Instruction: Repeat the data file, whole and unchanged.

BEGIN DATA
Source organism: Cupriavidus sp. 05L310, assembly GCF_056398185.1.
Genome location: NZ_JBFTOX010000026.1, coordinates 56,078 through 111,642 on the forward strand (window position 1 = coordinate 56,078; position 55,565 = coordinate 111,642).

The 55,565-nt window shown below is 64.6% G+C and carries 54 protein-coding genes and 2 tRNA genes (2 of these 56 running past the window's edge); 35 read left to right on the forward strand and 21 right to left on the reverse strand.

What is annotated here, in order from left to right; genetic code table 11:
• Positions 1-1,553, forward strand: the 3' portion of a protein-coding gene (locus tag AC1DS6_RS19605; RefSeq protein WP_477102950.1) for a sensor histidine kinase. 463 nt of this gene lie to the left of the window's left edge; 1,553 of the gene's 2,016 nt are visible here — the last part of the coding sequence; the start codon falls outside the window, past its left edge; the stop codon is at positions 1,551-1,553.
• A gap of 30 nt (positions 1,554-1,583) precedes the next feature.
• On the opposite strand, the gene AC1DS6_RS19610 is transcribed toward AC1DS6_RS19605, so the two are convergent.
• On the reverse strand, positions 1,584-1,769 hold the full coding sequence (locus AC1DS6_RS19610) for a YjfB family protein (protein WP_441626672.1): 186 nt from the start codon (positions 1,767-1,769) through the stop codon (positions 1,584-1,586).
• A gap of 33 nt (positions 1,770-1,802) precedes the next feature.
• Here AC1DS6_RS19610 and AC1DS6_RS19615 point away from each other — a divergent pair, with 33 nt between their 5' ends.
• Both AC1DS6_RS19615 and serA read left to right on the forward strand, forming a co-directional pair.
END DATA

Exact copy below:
Source organism: Cupriavidus sp. 05L310, assembly GCF_056398185.1.
Genome location: NZ_JBFTOX010000026.1, coordinates 56,078 through 111,642 on the forward strand (window position 1 = coordinate 56,078; position 55,565 = coordinate 111,642).

The 55,565-nt window shown below is 64.6% G+C and carries 54 protein-coding genes and 2 tRNA genes (2 of these 56 running past the window's edge); 35 read left to right on the forward strand and 21 right to left on the reverse strand.

What is annotated here, in order from left to right; genetic code table 11:
• Positions 1-1,553, forward strand: the 3' portion of a protein-coding gene (locus tag AC1DS6_RS19605; RefSeq protein WP_477102950.1) for a sensor histidine kinase. 463 nt of this gene lie to the left of the window's left edge; 1,553 of the gene's 2,016 nt are visible here — the last part of the coding sequence; the start codon falls outside the window, past its left edge; the stop codon is at positions 1,551-1,553.
• A gap of 30 nt (positions 1,554-1,583) precedes the next feature.
• On the opposite strand, the gene AC1DS6_RS19610 is transcribed toward AC1DS6_RS19605, so the two are convergent.
• On the reverse strand, positions 1,584-1,769 hold the full coding sequence (locus AC1DS6_RS19610) for a YjfB family protein (protein WP_441626672.1): 186 nt from the start codon (positions 1,767-1,769) through the stop codon (positions 1,584-1,586).
• A gap of 33 nt (positions 1,770-1,802) precedes the next feature.
• Here AC1DS6_RS19610 and AC1DS6_RS19615 point away from each other — a divergent pair, with 33 nt between their 5' ends.
• Both AC1DS6_RS19615 and serA read left to right on the forward strand, forming a co-directional pair.